Feminism In 'The Life And Loves Of A She-Devil'

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It appears that Fay Weldon as one of the second-wave feminist writers, as a critic, tries to criticize the patriarchy system and at the same time, she points out some disadvantages of excessive feminism by introducing another face of feminists in the form of monster. She does that in her novel "The Life and Loves of a She-Devil " (1983) by attributing some liberation properties for her character "Ruth" incorporate with the wish of revenge. She gives a warning against both excessive liberation and excessive patriarchy. This appears through the change in "Ruth" character from surrendered and submissive wife to a liberated destructive monster. Feminism Cons in "The Life and Loves of a She-Devil (1983)" At the beginning of the novel," The Life…show more content…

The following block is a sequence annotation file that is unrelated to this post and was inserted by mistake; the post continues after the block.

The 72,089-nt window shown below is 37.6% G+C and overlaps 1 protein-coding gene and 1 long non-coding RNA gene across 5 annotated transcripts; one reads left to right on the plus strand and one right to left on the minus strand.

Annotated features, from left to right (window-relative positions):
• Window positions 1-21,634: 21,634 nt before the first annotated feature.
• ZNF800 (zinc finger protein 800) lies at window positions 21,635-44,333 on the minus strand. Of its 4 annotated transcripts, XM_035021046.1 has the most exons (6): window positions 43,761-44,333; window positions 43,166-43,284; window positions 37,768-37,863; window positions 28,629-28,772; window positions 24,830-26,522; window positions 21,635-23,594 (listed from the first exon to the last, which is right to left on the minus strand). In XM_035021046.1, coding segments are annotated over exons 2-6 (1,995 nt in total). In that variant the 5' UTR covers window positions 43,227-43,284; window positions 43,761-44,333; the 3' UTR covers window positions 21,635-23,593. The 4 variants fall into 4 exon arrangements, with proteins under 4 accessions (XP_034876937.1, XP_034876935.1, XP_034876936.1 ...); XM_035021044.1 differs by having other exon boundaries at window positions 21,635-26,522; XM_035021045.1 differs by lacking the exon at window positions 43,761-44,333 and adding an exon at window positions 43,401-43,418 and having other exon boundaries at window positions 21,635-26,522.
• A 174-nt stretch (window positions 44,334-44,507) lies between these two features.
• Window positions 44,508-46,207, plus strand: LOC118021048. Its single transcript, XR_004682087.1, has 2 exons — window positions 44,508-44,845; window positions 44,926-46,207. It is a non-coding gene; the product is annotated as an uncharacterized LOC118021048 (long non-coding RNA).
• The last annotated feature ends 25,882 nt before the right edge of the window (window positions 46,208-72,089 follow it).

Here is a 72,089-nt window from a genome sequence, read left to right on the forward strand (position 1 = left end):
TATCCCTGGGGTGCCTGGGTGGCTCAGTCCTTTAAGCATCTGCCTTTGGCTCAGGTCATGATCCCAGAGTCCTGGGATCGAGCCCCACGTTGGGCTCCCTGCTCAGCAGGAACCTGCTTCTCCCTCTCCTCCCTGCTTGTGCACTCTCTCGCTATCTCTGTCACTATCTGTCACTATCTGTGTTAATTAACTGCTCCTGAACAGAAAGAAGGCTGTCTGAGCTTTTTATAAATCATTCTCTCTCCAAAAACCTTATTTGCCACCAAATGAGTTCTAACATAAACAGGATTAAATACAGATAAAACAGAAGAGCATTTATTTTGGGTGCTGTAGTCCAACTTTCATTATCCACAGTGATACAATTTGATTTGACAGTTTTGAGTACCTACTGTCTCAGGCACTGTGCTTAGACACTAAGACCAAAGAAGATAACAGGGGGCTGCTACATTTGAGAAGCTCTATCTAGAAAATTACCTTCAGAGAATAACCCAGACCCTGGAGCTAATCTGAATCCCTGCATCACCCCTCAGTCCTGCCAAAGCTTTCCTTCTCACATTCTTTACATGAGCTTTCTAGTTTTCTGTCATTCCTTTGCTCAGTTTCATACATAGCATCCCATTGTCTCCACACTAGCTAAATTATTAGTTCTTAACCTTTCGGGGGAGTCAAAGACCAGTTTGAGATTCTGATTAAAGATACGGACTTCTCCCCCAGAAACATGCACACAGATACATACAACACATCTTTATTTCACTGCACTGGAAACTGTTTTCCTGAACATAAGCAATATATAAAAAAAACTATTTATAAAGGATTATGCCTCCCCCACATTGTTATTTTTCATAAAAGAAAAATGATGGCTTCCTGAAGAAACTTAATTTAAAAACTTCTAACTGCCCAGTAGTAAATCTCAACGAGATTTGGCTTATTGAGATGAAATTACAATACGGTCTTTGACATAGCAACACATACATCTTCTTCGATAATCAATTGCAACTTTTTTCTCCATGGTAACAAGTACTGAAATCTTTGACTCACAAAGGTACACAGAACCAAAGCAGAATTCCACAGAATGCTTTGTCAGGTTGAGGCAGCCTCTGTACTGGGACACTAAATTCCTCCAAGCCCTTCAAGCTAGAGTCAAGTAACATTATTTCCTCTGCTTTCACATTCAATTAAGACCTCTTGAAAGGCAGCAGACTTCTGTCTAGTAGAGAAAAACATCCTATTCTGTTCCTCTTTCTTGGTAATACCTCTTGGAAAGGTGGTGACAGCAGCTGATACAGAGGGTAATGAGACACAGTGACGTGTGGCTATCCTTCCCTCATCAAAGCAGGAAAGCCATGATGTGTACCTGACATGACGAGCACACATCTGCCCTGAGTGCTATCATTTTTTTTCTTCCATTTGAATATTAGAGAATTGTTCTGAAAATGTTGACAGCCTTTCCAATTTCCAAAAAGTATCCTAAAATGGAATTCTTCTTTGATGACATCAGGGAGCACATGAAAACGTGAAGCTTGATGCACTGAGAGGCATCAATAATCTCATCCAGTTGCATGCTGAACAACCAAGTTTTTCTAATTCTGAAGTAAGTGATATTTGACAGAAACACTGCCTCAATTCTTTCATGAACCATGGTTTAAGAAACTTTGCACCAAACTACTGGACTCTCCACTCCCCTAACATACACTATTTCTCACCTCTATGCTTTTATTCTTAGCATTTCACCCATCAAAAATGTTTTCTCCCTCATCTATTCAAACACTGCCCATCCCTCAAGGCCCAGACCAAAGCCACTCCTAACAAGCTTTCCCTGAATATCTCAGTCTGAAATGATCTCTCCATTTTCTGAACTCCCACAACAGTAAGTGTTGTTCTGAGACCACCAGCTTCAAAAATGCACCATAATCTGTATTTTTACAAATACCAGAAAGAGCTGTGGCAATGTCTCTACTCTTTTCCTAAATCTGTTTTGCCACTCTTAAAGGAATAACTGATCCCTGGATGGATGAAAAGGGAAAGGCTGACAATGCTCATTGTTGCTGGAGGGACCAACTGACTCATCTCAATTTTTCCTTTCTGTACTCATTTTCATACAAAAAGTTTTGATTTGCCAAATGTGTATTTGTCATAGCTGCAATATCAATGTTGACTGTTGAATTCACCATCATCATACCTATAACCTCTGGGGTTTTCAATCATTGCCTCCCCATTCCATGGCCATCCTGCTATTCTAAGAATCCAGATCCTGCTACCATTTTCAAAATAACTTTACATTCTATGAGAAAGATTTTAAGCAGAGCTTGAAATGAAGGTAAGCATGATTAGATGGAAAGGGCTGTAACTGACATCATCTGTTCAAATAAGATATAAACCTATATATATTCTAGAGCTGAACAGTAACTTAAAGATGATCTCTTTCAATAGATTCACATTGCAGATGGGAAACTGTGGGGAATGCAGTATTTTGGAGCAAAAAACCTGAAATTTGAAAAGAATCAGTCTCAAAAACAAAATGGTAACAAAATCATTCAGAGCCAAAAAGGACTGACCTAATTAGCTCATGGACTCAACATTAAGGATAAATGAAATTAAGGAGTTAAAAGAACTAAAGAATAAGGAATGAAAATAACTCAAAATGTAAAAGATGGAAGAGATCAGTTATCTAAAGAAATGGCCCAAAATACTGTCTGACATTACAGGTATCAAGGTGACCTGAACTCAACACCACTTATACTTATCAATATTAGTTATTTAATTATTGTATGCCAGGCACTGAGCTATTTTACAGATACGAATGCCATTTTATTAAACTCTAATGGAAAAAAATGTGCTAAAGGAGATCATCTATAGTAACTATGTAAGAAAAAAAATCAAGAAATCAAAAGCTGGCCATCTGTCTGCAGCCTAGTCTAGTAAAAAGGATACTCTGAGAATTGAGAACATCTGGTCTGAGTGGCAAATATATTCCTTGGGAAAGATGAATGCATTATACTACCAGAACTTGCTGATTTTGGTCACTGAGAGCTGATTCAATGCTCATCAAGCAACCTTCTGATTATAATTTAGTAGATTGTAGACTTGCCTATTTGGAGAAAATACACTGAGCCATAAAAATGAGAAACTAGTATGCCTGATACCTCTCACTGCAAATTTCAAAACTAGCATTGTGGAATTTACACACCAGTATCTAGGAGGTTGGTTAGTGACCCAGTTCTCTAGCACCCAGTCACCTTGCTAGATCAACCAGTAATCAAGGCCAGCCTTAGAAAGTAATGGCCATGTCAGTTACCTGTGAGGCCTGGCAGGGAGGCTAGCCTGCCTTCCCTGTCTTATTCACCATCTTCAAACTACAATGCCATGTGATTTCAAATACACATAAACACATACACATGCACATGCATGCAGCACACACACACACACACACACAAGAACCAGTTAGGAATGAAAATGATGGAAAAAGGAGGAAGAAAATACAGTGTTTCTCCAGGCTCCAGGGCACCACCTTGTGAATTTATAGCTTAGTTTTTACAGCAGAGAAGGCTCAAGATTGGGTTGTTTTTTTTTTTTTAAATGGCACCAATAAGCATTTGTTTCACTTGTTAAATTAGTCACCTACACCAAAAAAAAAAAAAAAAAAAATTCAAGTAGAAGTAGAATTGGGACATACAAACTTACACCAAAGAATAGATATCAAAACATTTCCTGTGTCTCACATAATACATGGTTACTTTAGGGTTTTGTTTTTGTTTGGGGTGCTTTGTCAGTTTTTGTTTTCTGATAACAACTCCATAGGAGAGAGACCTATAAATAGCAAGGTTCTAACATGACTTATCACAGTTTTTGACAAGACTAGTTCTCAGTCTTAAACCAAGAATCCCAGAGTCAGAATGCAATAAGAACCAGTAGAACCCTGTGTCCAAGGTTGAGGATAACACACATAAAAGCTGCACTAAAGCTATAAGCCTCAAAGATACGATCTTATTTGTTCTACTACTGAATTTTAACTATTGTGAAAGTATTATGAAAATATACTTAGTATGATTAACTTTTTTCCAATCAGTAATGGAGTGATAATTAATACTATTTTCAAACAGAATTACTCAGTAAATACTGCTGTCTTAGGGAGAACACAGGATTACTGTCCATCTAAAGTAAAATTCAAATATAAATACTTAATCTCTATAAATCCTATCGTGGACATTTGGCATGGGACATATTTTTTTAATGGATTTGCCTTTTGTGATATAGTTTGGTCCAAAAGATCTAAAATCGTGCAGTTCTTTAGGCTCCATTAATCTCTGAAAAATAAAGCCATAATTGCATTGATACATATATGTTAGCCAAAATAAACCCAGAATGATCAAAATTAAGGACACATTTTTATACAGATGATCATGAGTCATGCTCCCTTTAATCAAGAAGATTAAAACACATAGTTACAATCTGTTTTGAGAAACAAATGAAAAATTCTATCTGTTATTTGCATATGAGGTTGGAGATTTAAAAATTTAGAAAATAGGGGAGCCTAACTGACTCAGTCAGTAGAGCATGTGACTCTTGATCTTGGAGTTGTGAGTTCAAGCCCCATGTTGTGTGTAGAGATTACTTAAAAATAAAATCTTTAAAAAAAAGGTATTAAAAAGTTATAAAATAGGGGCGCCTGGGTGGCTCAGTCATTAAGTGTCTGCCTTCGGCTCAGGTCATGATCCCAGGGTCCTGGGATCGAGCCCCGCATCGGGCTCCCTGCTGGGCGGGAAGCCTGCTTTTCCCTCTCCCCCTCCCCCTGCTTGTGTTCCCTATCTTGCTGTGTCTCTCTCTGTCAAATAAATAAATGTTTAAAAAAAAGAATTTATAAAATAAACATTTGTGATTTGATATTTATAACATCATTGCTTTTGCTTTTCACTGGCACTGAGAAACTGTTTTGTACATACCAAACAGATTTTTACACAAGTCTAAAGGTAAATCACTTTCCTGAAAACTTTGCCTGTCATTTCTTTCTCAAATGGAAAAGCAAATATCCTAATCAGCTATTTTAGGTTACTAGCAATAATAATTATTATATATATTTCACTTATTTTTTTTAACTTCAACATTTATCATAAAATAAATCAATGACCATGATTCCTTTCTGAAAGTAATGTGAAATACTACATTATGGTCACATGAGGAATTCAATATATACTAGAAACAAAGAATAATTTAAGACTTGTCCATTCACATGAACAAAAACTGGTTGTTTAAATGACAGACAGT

She changes her name several times, to Vesta Rose, Polly Patch, Molly Wishant and Millie Mason. She continues in changing her body also to another shape. Her new character appears as a destructive monster that has destroyed her family that contains her children and her husband Bobbo, then Mary´s life in addition to disturbing some others. This radical change creates new deviant monstrous woman ready to cause harm for anyone but to leave the past and revenge. First action she blows up the house, after that she brings the children to Mary Fisher and her husband and abandons them, she also starts having affairs. Next, she works where Mary Fisher's mother stays and persuades her to return to her daughter and live with her. She goes to Bobbo's office at night changes the accounts of the clients. Bobbo has to go to prison for seven years while she gets about 2.5 million dollars. It seems that Ruth breaks the norms of society in her change and deeds and becomes one of the monstrous women who are deviant as they are gendered masculine in some aspects and refuse to be gendered as feminine. Her action similar to the argument of Edwin Schur when he says that there are similarities between gender and deviance and “as a category does not exist in isolation, but is rather given meaning within a particular context. In other words, deviance, like gender, is
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